The psychologist I have been seeing for 20 years, it was a workcover case so all appointments were paid for by them, but she and I had spoken about a lot of issues, starting from the beginning where I could hardly talk because I was a mess and constantly crying in each session, to the end when I was starting to come out of it, sometimes circumstances and times are hard to get right, so I'm sorry.
When I went to an appointment I was told that she had left, without any notice or apology, I was shocked beyond belief, I couldn't understand why and not tell me, so I felt as though I had been thrown into the gutter, that's when I had a relapse, especially when the divorce had gone through.
My doctor was concerned and suggested I start seeing another psychologist which I did but only for 3 or 4 sessions, simply because his techniques were bizarre, told me that I shouldn't be taking any medication at all, not even if I had a headache, I should be able to talk myself out of needing anything, so I gave him a couple of scenarios, after a hip operation and for epliepsy, that's when I stopped seeing him.
It's not going to be easy for him to see someone else, because he will always be comparing the new psych to his other one, unless something is said that he can relate to which wasn't and hadn't been discussed before. Geoff.

Blue Voices Member
Blue Voices Member

Hi Cedars,

Welcome to the forums and thanks for your post.

I can see that you've already had some great replies here so I'm not too sure how much more I can add.

I just want to emphasise that in your post you said 'losing his torch'. I understand completely how it can seem like the therapist is his torch; having seen many myself. But this isn't their role. Therapist's don't hold the torches; they teach people how to hold their own. As painful as it is now, I'm sure that your partner has made leaps and bounds since he initially started therapy.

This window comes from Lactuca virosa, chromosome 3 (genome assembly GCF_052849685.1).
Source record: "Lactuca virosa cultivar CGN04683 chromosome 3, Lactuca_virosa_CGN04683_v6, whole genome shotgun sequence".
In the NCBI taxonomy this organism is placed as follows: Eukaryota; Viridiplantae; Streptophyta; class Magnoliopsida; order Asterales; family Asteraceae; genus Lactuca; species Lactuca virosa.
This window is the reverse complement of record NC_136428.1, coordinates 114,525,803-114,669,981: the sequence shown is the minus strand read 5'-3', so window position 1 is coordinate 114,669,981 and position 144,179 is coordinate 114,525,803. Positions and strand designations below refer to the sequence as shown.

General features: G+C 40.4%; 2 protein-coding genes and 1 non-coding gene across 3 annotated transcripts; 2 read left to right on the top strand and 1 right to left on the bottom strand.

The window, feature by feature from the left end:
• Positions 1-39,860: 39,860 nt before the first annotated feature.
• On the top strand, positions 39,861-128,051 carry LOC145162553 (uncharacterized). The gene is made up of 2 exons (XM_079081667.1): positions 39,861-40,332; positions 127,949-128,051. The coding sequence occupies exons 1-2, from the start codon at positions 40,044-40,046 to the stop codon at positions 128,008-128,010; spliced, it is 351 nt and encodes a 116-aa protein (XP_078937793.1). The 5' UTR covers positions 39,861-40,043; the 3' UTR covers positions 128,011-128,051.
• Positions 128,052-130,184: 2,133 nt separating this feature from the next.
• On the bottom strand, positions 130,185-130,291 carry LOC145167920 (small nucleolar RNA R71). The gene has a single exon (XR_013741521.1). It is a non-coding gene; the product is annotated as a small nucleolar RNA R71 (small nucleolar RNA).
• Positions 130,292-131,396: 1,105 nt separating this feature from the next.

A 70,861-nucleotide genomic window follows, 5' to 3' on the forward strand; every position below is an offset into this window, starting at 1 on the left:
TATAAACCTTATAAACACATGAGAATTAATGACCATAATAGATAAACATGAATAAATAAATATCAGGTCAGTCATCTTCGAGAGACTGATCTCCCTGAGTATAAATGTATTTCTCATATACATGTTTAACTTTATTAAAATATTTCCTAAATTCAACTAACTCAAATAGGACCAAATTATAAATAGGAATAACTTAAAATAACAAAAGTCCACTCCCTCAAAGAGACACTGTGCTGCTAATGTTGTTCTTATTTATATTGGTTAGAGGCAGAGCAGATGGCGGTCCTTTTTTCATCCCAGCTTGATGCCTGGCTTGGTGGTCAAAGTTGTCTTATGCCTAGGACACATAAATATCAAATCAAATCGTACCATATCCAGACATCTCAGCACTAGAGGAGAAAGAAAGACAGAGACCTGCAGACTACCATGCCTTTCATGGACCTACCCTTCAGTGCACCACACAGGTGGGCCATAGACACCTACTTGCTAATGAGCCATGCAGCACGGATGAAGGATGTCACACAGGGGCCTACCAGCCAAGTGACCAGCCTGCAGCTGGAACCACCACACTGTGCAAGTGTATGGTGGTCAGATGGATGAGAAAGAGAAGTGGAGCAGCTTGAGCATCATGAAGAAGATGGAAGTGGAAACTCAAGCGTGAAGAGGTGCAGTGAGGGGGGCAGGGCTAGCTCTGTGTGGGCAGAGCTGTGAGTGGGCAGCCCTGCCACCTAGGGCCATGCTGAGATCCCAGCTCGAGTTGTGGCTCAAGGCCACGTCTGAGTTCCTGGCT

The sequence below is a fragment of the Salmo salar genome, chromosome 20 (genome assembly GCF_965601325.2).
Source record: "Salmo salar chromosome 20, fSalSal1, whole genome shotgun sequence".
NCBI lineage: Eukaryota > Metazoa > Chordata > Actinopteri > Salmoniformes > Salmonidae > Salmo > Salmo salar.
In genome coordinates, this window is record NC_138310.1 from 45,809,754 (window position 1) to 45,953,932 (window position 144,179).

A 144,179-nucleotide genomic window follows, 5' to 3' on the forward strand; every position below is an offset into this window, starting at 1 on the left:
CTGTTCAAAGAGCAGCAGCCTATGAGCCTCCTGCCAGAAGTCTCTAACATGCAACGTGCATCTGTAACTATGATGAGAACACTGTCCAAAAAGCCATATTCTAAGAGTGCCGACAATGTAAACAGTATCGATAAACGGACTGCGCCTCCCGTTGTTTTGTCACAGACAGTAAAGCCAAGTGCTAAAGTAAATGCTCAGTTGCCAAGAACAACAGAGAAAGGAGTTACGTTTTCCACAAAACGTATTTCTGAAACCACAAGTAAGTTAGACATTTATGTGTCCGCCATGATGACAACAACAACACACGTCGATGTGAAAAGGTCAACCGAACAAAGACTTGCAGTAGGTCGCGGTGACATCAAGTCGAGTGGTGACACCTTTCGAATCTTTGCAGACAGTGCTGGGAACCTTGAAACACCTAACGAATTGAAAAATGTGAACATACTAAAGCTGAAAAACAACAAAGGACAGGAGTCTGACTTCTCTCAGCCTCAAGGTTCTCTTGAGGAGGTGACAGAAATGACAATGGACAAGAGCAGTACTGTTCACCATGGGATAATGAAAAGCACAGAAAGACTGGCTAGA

I'm currently in the same situation having just lost my own therapist very suddenly. I think it's about trying to hold onto the progress that you have made while you've had that opportunity.

I don't think there's an easy way to understand it, in the same way people lose their dogs and it can seem so benign because they're just pets. Unless you've been in that situation it may seem rather confusing. I would try and explain it in the way that losing a therapist is like going through the grief process, even though they haven't died. It sounds like his therapist helped him a lot, and so it's going to take some time to adjust to knowing he has those skills on his own and being able to use the next therapist to reflect and continue on.

I also wonder if it would help talking about this with him; i.e. what do you need me to do? How can I be here for you? Is there anything I can do to make this easier for you? Sometimes space is helpful, other times it might be just listening or just providing company.

Hope this helps,